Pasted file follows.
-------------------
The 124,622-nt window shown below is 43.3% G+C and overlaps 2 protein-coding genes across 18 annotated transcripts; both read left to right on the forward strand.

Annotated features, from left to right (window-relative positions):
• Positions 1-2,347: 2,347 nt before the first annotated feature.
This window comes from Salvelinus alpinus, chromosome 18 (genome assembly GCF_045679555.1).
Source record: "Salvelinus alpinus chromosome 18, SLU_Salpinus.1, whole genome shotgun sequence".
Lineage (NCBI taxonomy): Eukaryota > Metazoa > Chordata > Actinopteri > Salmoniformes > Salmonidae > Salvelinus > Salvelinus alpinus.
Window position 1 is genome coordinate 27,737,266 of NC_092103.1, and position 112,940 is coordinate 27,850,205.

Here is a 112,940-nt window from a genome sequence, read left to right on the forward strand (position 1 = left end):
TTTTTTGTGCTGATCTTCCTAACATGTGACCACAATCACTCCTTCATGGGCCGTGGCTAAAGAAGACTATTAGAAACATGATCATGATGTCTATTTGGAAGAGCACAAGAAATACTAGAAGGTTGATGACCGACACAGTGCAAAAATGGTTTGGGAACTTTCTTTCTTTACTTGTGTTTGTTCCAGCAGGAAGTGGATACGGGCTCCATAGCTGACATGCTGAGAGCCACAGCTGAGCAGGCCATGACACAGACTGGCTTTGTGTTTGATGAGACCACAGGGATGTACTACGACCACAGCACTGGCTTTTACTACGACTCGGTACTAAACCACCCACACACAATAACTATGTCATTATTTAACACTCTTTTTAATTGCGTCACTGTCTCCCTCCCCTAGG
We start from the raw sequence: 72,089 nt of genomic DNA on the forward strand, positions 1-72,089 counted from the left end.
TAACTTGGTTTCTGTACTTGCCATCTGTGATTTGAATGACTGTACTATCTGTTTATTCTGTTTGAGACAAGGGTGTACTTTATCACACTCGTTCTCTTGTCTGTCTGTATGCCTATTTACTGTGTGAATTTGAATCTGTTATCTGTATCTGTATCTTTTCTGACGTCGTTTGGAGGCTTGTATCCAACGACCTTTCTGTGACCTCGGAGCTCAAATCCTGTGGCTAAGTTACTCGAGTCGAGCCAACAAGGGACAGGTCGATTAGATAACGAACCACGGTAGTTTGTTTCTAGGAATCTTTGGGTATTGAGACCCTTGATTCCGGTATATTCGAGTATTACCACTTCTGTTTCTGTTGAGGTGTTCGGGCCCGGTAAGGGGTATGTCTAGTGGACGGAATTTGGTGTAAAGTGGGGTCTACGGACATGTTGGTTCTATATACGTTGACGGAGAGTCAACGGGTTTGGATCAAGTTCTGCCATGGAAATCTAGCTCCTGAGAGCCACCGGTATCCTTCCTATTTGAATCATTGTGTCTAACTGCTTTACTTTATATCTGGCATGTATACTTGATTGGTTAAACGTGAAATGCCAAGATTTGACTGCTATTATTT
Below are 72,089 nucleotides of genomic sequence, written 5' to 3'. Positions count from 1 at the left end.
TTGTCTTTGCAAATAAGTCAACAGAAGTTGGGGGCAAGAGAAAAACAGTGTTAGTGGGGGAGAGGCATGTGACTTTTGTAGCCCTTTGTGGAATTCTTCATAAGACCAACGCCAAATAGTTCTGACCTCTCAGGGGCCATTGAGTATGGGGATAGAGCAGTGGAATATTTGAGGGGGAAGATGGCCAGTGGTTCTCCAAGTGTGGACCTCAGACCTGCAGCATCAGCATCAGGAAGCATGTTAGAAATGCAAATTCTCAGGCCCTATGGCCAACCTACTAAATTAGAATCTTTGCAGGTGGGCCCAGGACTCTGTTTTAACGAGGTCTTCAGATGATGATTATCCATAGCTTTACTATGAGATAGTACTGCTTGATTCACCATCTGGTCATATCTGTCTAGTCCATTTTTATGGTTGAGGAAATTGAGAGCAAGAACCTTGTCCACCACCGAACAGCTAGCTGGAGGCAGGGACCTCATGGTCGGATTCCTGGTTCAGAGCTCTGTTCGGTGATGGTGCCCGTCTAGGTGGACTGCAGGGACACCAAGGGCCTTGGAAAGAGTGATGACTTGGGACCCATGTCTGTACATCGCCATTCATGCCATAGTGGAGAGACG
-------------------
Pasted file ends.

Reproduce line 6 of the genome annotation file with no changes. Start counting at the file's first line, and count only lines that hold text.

Lineage (NCBI taxonomy): Eukaryota > Metazoa > Chordata > Actinopteri > Salmoniformes > Salmonidae > Salvelinus > Salvelinus alpinus.